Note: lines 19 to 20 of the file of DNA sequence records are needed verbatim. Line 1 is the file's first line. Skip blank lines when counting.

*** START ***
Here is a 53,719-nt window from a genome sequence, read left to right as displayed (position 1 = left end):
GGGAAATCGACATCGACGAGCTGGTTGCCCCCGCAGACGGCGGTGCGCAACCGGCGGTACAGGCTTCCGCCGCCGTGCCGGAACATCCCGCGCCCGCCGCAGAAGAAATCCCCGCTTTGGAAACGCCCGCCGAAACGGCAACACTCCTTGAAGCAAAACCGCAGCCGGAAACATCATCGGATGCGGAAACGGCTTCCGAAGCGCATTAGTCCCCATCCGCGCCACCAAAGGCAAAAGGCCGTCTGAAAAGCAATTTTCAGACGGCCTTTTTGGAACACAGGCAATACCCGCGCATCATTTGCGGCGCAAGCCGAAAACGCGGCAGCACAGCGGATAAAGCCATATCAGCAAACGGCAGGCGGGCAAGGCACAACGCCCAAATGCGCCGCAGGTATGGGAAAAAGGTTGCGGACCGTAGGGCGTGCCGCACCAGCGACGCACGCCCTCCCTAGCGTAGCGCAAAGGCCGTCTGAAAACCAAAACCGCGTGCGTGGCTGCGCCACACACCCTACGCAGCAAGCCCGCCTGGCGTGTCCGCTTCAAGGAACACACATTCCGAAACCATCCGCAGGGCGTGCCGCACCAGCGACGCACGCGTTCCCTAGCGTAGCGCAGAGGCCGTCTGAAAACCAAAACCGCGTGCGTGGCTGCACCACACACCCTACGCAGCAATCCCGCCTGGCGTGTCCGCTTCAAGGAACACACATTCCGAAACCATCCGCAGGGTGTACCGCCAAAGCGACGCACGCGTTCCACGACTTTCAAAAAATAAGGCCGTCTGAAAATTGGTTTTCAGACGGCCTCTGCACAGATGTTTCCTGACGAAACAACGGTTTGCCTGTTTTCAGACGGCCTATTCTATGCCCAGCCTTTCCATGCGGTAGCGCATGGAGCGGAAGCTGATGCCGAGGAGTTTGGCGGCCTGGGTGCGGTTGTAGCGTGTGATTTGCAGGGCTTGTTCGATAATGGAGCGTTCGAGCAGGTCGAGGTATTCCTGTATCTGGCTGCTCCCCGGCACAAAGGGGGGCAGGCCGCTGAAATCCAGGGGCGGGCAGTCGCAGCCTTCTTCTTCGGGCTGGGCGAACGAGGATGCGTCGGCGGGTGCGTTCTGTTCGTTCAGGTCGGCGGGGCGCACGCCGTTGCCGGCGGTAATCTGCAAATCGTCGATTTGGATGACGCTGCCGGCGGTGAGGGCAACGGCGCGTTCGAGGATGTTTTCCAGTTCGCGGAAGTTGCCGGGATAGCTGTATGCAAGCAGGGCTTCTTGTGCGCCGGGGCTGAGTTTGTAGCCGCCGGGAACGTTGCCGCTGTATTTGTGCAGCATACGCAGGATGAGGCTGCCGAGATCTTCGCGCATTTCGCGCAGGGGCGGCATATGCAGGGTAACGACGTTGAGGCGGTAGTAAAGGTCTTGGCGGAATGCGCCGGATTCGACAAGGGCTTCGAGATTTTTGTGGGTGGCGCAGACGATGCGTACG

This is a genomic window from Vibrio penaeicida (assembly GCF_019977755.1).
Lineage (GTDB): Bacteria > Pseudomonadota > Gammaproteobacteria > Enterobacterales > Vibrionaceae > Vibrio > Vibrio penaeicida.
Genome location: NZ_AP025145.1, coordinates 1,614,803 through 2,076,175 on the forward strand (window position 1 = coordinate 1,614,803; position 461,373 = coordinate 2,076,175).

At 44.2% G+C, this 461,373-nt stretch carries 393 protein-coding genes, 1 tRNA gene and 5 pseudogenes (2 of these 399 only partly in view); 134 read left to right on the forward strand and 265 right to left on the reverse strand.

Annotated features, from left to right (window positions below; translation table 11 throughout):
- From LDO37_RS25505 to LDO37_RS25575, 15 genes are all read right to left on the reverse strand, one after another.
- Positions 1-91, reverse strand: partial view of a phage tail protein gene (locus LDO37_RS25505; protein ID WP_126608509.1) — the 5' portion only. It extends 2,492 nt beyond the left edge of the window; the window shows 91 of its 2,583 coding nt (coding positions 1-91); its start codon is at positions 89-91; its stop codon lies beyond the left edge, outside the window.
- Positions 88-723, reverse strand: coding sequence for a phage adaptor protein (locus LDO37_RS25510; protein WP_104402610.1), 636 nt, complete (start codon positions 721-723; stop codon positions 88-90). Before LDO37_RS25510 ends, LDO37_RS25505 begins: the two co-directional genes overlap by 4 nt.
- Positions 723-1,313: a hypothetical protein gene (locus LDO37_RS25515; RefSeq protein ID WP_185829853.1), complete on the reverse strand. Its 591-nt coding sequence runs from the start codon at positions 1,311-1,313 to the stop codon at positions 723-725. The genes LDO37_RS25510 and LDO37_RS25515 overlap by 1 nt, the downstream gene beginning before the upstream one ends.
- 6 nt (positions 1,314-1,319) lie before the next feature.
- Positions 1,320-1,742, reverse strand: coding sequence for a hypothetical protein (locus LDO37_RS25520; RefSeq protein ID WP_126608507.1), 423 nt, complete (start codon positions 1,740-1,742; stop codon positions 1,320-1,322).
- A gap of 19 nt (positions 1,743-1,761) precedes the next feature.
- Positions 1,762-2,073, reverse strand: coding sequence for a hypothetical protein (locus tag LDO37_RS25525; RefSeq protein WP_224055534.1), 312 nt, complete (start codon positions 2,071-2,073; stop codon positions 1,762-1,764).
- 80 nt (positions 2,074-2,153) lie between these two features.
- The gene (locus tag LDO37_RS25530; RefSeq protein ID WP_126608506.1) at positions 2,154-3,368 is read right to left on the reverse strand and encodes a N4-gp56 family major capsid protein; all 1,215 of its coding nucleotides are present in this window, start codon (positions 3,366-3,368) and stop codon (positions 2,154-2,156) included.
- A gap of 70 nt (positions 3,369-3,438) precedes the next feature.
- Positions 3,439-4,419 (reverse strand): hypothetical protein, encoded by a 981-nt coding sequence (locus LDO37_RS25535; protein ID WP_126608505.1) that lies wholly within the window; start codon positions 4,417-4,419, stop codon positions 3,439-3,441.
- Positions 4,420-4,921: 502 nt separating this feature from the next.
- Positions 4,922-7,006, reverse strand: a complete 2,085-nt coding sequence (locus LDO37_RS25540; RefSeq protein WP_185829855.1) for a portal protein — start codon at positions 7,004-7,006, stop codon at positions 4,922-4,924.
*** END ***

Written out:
- Positions 3,439-4,419 (reverse strand): hypothetical protein, encoded by a 981-nt coding sequence (locus LDO37_RS25535; protein ID WP_126608505.1) that lies wholly within the window; start codon positions 4,417-4,419, stop codon positions 3,439-3,441.
- Positions 4,420-4,921: 502 nt separating this feature from the next.